By Madan B. Lokur / The Wire
Appalling. That’s the only way to describe the manner in which the proceedings against Devangana Kalita, Natasha Narwal and Asif Iqbal Tanha have been conducted and are being conducted by the police and prosecution till now. In the process, the underbelly of our criminal justice system stands exposed in some respects, and it’s a pretty ugly sight. No comment is being offered about the recent judgment by the Delhi high court in their case, but certainly about the process, which has shown scant respect for human rights, rule of law and justice.
A brief background of the cases
Of the four FIRs against Devangana Kalita, the first is FIR 250/2019 registered on December 21, 2019 – she was arrested under this FIR on May 30, 2020 (a year later) but was later granted bail on June 2. On the day of her arrest, Kalita was already in jail in connection with a fourth FIR. The allegation against her is primarily of rioting with a deadly weapon. There is no allegation of sedition.
The second is FIR 48/2020 dated February 24, 2020, for which she was arrested on May 23, 2020, but bailed out the very next day. The essential allegation against her is that of rioting and when she was granted bail, the order passed by the trial judge noted that the “accused was merely protesting against the NRC and CAA and accused did not indulged in any violence”.
The third FIR against Devangana is FIR 50/2020 in which she was arrested on May 24. The Delhi high court has observed that “Immediately upon being released on bail by the learned Duty Metropolitan Magistrate [in FIR 48/2020], then-and-there in the same court-room, the appellant was re-arrested by police officers from P.S.: Crime Branch in FIR No. 50/2020.” She got bail in this case on September 1. The basic charge against her is that of rioting with a deadly weapon. Usually, defendants are not arrested in the courtroom – the last time this happened was in Amitabh Bachchan’s Shahenshah!
The fourth FIR against Devangana is 59/2020 dated March 6, 2020. This FIR is the subject matter of the bail recently granted by the Delhi high court. She was arrested in this case on May 29 (three months later) while she was already in jail. A chargesheet was filed against her in connection with this FIR on September 16, 2020, and cognizance of the offences was taken on September 17.
To put it into perspective, Devangana was first arrested on May 23, 2020, then on May 24 and May 29 and finally on May 30. How desperate can the police and prosecution get?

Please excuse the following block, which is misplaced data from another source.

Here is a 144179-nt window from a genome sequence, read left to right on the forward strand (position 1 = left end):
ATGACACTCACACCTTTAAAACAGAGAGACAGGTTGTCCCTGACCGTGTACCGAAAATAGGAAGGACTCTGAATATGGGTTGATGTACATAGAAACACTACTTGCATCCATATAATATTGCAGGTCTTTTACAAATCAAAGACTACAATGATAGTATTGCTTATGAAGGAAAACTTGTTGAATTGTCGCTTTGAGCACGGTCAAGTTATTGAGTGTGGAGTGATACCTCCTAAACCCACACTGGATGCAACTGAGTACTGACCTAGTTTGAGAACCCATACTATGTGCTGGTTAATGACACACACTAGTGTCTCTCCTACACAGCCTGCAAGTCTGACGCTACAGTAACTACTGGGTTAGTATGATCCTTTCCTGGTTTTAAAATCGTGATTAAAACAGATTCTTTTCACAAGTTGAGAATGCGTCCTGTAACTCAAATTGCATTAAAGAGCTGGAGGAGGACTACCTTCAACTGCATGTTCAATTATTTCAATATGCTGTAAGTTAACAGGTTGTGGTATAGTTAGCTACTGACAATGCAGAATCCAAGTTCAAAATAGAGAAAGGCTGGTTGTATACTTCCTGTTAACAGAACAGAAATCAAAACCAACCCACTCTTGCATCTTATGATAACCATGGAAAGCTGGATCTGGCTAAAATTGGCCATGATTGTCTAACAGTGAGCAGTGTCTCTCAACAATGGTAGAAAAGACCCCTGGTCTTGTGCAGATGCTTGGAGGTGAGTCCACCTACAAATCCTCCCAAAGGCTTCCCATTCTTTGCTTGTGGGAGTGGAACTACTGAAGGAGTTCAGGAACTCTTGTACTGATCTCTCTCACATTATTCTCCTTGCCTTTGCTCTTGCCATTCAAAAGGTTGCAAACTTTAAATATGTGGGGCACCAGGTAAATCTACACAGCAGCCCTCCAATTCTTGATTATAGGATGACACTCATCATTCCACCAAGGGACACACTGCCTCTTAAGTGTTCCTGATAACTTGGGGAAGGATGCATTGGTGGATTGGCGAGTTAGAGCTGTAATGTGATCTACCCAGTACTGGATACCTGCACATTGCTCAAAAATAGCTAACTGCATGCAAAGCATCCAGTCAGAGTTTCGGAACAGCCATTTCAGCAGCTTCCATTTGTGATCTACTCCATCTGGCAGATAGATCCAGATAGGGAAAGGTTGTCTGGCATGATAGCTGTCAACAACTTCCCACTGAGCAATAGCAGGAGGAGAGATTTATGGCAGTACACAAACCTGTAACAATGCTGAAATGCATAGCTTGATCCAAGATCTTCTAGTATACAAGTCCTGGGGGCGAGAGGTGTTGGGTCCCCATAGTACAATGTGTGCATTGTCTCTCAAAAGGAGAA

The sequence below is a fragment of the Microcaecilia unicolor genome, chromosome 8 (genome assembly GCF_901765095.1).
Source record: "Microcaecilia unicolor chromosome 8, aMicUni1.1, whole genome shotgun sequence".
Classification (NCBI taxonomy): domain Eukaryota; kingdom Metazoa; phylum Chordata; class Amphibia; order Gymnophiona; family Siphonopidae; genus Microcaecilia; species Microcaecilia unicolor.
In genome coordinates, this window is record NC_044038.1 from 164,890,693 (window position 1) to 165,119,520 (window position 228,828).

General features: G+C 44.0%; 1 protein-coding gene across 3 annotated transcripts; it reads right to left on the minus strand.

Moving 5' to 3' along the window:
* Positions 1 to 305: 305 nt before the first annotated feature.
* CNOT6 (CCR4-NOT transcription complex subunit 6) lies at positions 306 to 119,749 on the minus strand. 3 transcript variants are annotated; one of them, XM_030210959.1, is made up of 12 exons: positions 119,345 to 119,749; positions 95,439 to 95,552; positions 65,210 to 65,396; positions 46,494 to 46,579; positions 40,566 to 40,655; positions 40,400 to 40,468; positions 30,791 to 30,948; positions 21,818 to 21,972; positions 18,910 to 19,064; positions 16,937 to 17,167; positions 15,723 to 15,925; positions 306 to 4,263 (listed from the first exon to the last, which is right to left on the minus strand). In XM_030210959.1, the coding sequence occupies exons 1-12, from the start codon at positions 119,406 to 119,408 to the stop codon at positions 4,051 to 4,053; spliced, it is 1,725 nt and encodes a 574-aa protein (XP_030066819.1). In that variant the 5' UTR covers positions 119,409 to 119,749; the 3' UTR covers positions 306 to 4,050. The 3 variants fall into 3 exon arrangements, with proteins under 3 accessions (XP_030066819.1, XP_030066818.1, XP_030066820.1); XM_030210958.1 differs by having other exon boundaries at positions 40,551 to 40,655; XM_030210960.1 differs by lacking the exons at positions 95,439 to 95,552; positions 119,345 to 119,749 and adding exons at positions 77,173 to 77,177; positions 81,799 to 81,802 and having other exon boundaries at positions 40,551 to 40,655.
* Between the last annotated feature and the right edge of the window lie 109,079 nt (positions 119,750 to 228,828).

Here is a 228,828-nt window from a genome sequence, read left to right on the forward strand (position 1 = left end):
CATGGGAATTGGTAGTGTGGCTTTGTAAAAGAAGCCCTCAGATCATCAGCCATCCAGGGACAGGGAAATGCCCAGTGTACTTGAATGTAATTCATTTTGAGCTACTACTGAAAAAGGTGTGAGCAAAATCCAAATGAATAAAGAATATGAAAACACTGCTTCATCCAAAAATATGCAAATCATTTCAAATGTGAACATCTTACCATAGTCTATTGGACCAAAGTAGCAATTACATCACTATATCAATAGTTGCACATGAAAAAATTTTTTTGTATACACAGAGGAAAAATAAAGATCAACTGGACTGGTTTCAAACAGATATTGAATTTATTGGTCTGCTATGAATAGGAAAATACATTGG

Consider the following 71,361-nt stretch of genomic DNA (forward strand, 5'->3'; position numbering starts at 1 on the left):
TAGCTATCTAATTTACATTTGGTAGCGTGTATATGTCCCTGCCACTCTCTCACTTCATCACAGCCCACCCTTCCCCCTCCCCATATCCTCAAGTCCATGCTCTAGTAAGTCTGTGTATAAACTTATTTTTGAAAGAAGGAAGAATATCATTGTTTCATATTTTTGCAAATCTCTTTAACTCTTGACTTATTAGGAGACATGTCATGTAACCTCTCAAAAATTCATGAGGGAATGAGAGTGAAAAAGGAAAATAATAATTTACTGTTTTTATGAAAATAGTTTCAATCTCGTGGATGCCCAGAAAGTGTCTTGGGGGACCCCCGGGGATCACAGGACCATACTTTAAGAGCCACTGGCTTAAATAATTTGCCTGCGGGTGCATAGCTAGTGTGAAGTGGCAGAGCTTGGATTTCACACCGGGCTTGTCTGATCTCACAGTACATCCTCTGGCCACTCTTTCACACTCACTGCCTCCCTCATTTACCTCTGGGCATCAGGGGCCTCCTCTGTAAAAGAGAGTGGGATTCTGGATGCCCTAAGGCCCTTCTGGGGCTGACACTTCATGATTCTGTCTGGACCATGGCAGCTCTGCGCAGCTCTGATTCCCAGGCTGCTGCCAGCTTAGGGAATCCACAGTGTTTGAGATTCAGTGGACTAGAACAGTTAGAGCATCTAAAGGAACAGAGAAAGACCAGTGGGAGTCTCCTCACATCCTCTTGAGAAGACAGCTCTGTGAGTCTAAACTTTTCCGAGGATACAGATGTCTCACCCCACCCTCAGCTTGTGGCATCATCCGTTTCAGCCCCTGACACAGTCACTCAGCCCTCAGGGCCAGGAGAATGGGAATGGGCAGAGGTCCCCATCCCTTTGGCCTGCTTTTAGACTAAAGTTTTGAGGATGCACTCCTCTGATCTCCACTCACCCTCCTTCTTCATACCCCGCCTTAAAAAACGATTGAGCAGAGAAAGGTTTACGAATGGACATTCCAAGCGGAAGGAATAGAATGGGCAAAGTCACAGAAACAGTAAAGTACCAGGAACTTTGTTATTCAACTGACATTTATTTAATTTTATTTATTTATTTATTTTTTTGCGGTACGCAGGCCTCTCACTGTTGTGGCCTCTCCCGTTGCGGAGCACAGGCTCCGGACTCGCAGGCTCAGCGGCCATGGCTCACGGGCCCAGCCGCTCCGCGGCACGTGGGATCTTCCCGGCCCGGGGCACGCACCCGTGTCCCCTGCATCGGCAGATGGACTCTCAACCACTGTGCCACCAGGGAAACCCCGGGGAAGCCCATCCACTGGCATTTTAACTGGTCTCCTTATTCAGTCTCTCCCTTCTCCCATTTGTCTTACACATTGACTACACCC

Be that as it may, Devangana filed an application for bail in November 2020 in connection to the case relating to FIR 59. Quite obviously, it was filed before the charge sheet was served to her since the bail application was rejected by the trial judge on January 28, 2021 and the charge sheet served to her on or around March 25, 2021. Interestingly, there are copious references in the order of the trial judge to statements of some protected witnesses like Beta, Delta, Echo, Jupiter, Smith, Johny and Gama (where’s Charlie?). None of these statements are in the knowledge of Devangana or shared with her. Is this fair?
This order was under consideration in the Delhi high court.
There are three FIRs against Natasha Narwal. The first is FIR 48/2020 dated February 24, 2020. She was arrested on May 23 in connection with this FIR but bailed out by a common order on May 24.
Again, as in the case of Kalita, Narwal was arrested from the courtroom itself on May 24 in connection with a second FIR, FIR 50/2020 dated February 26. The essential charge was of rioting with a deadly weapon. Narwal was granted bail by the trial judge on September 17.
The third FIR against Natasha is FIR 59/2020 dated March 6, 2020, in which she came to be arrested on May 29 when she was already in jail. She applied for bail in this case in September 2020 and obviously before the charge-sheet was served upon her. The bail application was rejected on January 28, 2021. The decision of the trial judge is the subject of discussion in the judgment of the Delhi high court of June 15.
Asif Iqbal Tanha
On December 16, 2019, an FIR 298/2019 was registered against Asif Iqbal Tanha for rioting. There was no allegation of sedition or terrorism. The FIR was registered in connection with peaceful protests against the Citizenship (Amendment) Act (CAA). In our constitution, a peaceful protest is called a peaceable assembly and without arms. It is a fundamental right guaranteed under Article 19(1)(b) of our constitution. Except section 144 of the Criminal Procedure Code (CrPC), there is no law that places any reasonable restriction or prohibits, in the interest of the sovereignty and integrity of India or public order, peaceable assembly without arms.